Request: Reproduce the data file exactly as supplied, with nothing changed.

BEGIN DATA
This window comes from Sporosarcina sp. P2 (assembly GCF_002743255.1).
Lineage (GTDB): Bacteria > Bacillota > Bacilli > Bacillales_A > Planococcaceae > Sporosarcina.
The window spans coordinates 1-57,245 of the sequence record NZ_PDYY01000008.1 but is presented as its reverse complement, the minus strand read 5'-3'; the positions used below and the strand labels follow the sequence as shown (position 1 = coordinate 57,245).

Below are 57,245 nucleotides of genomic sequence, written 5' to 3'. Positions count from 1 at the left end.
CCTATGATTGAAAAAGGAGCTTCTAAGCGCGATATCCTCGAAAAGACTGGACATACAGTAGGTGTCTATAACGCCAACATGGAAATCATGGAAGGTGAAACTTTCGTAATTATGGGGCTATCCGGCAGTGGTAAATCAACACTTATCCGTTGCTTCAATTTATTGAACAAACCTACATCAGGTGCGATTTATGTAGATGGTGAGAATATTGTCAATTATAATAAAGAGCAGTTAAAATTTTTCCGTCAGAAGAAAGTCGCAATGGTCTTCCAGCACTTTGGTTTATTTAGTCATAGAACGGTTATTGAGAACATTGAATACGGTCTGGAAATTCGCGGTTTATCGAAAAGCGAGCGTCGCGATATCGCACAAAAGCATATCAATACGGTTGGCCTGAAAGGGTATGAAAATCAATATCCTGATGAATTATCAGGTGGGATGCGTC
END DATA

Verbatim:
This window comes from Sporosarcina sp. P2 (assembly GCF_002743255.1).
Lineage (GTDB): Bacteria > Bacillota > Bacilli > Bacillales_A > Planococcaceae > Sporosarcina.
The window spans coordinates 1-57,245 of the sequence record NZ_PDYY01000008.1 but is presented as its reverse complement, the minus strand read 5'-3'; the positions used below and the strand labels follow the sequence as shown (position 1 = coordinate 57,245).

Below are 57,245 nucleotides of genomic sequence, written 5' to 3'. Positions count from 1 at the left end.
CCTATGATTGAAAAAGGAGCTTCTAAGCGCGATATCCTCGAAAAGACTGGACATACAGTAGGTGTCTATAACGCCAACATGGAAATCATGGAAGGTGAAACTTTCGTAATTATGGGGCTATCCGGCAGTGGTAAATCAACACTTATCCGTTGCTTCAATTTATTGAACAAACCTACATCAGGTGCGATTTATGTAGATGGTGAGAATATTGTCAATTATAATAAAGAGCAGTTAAAATTTTTCCGTCAGAAGAAAGTCGCAATGGTCTTCCAGCACTTTGGTTTATTTAGTCATAGAACGGTTATTGAGAACATTGAATACGGTCTGGAAATTCGCGGTTTATCGAAAAGCGAGCGTCGCGATATCGCACAAAAGCATATCAATACGGTTGGCCTGAAAGGGTATGAAAATCAATATCCTGATGAATTATCAGGTGGGATGCGTC